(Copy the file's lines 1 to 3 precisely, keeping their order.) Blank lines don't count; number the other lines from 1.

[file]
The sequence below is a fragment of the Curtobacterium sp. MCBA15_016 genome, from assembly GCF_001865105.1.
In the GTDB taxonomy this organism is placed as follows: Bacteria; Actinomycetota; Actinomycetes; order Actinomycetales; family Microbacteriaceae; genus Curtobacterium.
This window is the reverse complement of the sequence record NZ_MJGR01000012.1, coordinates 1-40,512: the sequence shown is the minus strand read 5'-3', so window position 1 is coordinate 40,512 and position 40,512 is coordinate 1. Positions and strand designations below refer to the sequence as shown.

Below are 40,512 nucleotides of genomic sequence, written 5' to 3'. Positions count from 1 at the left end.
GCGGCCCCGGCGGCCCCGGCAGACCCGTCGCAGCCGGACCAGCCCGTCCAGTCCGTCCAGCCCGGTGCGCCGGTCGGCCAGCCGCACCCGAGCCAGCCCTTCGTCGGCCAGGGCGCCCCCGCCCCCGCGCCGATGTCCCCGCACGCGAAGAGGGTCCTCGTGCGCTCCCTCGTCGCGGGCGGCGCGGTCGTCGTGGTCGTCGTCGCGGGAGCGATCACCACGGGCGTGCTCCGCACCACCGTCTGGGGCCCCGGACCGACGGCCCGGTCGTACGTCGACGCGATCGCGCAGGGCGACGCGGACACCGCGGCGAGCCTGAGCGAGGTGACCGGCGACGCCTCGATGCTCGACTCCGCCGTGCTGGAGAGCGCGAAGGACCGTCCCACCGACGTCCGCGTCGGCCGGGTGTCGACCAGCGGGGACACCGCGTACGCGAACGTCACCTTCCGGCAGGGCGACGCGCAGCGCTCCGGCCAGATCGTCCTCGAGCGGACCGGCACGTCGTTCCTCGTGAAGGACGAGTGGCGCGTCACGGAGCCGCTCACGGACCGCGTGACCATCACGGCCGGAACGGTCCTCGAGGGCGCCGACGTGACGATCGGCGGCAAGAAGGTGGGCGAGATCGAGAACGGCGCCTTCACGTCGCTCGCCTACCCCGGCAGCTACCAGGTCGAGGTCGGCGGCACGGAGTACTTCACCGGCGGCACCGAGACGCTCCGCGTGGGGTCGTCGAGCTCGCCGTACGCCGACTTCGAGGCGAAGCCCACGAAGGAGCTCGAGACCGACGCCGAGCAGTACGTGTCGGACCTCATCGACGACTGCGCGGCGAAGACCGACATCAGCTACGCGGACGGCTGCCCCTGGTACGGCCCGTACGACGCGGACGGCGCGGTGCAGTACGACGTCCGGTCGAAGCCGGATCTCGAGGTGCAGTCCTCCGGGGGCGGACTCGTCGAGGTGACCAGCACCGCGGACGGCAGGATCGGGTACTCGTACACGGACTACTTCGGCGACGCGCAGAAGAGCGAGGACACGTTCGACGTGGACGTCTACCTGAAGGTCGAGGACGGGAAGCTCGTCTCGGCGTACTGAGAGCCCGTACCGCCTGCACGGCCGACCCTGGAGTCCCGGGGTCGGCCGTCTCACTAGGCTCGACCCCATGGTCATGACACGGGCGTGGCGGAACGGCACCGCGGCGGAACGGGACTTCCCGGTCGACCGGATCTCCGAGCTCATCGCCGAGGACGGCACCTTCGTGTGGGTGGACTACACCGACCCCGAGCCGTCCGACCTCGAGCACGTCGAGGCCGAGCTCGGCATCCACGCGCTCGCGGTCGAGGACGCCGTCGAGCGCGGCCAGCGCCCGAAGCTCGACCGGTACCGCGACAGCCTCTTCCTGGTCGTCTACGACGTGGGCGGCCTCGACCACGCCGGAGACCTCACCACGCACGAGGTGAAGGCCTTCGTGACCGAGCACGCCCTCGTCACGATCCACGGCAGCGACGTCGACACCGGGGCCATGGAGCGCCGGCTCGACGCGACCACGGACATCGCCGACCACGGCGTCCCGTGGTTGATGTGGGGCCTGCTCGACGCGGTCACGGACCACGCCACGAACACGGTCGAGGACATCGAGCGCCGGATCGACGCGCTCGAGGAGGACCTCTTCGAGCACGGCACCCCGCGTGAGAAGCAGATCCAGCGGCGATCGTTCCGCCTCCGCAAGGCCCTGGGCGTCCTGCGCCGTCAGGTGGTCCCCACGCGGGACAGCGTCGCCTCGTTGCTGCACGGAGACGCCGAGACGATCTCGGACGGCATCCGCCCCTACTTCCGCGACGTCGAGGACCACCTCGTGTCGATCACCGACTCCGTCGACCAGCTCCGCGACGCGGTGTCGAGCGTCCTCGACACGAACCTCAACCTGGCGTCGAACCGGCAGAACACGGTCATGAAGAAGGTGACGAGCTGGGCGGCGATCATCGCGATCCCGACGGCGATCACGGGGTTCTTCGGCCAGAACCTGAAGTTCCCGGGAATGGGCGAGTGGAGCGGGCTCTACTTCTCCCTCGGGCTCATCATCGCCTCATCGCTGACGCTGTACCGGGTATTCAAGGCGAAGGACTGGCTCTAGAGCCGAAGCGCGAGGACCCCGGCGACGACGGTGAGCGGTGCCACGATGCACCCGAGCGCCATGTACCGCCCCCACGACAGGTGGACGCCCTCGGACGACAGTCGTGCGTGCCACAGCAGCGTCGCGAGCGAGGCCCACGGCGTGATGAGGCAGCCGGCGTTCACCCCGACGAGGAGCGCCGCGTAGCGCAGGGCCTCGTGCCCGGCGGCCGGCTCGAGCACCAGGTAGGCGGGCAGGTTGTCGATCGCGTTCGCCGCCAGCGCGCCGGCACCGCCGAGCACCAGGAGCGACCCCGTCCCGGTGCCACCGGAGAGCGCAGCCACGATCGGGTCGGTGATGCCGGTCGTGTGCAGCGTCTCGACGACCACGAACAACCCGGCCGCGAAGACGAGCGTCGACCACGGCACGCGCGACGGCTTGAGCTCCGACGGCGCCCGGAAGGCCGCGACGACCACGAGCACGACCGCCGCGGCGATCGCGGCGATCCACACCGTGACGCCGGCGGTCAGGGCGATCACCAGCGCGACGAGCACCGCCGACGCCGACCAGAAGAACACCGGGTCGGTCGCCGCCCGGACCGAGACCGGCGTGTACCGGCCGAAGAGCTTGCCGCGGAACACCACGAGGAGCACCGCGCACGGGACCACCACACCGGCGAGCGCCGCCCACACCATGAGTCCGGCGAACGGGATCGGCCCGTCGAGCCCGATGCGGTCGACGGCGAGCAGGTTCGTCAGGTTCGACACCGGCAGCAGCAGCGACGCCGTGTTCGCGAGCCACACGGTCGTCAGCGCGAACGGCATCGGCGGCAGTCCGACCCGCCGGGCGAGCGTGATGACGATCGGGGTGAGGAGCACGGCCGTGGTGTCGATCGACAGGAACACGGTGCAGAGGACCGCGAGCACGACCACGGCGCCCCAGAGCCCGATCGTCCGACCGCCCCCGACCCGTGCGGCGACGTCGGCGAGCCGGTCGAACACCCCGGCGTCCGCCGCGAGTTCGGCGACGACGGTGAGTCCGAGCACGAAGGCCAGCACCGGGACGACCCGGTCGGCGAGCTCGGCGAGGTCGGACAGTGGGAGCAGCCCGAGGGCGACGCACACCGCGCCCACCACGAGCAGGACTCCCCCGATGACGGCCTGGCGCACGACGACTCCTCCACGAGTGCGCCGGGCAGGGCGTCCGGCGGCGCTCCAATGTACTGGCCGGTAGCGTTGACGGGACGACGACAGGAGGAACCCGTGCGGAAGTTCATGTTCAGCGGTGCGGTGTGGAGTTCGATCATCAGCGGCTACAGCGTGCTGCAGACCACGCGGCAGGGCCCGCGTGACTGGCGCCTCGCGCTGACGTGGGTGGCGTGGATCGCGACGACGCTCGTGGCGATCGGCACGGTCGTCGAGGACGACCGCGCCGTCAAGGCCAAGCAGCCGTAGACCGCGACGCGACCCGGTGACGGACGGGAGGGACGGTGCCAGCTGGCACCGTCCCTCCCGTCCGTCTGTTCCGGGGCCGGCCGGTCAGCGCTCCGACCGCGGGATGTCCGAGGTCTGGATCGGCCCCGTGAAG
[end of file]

The sequence below is a fragment of the Curtobacterium sp. MCBA15_016 genome, from assembly GCF_001865105.1.
In the GTDB taxonomy this organism is placed as follows: Bacteria; Actinomycetota; Actinomycetes; order Actinomycetales; family Microbacteriaceae; genus Curtobacterium.
This window is the reverse complement of the sequence record NZ_MJGR01000012.1, coordinates 1-40,512: the sequence shown is the minus strand read 5'-3', so window position 1 is coordinate 40,512 and position 40,512 is coordinate 1. Positions and strand designations below refer to the sequence as shown.